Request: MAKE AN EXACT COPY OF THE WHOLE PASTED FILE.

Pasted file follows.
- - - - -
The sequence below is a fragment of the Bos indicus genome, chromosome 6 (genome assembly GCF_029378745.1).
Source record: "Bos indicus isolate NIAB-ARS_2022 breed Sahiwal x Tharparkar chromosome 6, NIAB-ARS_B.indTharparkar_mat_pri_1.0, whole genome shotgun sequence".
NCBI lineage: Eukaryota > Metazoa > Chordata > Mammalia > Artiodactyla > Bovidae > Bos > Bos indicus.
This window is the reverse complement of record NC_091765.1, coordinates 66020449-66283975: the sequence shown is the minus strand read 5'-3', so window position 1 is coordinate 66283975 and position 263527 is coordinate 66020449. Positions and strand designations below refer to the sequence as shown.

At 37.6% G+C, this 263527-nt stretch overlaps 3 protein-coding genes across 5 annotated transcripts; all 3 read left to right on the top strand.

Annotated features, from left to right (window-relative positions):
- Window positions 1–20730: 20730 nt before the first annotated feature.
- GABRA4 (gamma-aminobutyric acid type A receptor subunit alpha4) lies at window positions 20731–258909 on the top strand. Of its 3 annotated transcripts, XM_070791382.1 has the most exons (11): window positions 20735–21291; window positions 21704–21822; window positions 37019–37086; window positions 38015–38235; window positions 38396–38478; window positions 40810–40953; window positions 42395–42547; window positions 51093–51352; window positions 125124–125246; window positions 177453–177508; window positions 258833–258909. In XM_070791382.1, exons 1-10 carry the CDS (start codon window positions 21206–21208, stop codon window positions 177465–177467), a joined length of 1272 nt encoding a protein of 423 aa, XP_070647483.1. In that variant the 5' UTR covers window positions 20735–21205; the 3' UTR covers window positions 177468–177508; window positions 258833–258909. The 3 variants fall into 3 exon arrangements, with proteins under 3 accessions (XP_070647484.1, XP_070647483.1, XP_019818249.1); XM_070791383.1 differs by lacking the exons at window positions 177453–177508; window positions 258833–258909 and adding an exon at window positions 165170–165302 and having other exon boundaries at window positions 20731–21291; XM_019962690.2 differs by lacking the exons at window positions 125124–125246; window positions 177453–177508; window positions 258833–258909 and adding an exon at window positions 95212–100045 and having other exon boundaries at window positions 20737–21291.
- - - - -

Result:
The sequence below is a fragment of the Bos indicus genome, chromosome 6 (genome assembly GCF_029378745.1).
Source record: "Bos indicus isolate NIAB-ARS_2022 breed Sahiwal x Tharparkar chromosome 6, NIAB-ARS_B.indTharparkar_mat_pri_1.0, whole genome shotgun sequence".
NCBI lineage: Eukaryota > Metazoa > Chordata > Mammalia > Artiodactyla > Bovidae > Bos > Bos indicus.
This window is the reverse complement of record NC_091765.1, coordinates 66020449-66283975: the sequence shown is the minus strand read 5'-3', so window position 1 is coordinate 66283975 and position 263527 is coordinate 66020449. Positions and strand designations below refer to the sequence as shown.

At 37.6% G+C, this 263527-nt stretch overlaps 3 protein-coding genes across 5 annotated transcripts; all 3 read left to right on the top strand.

Annotated features, from left to right (window-relative positions):
- Window positions 1–20730: 20730 nt before the first annotated feature.
- GABRA4 (gamma-aminobutyric acid type A receptor subunit alpha4) lies at window positions 20731–258909 on the top strand. Of its 3 annotated transcripts, XM_070791382.1 has the most exons (11): window positions 20735–21291; window positions 21704–21822; window positions 37019–37086; window positions 38015–38235; window positions 38396–38478; window positions 40810–40953; window positions 42395–42547; window positions 51093–51352; window positions 125124–125246; window positions 177453–177508; window positions 258833–258909. In XM_070791382.1, exons 1-10 carry the CDS (start codon window positions 21206–21208, stop codon window positions 177465–177467), a joined length of 1272 nt encoding a protein of 423 aa, XP_070647483.1. In that variant the 5' UTR covers window positions 20735–21205; the 3' UTR covers window positions 177468–177508; window positions 258833–258909. The 3 variants fall into 3 exon arrangements, with proteins under 3 accessions (XP_070647484.1, XP_070647483.1, XP_019818249.1); XM_070791383.1 differs by lacking the exons at window positions 177453–177508; window positions 258833–258909 and adding an exon at window positions 165170–165302 and having other exon boundaries at window positions 20731–21291; XM_019962690.2 differs by lacking the exons at window positions 125124–125246; window positions 177453–177508; window positions 258833–258909 and adding an exon at window positions 95212–100045 and having other exon boundaries at window positions 20737–21291.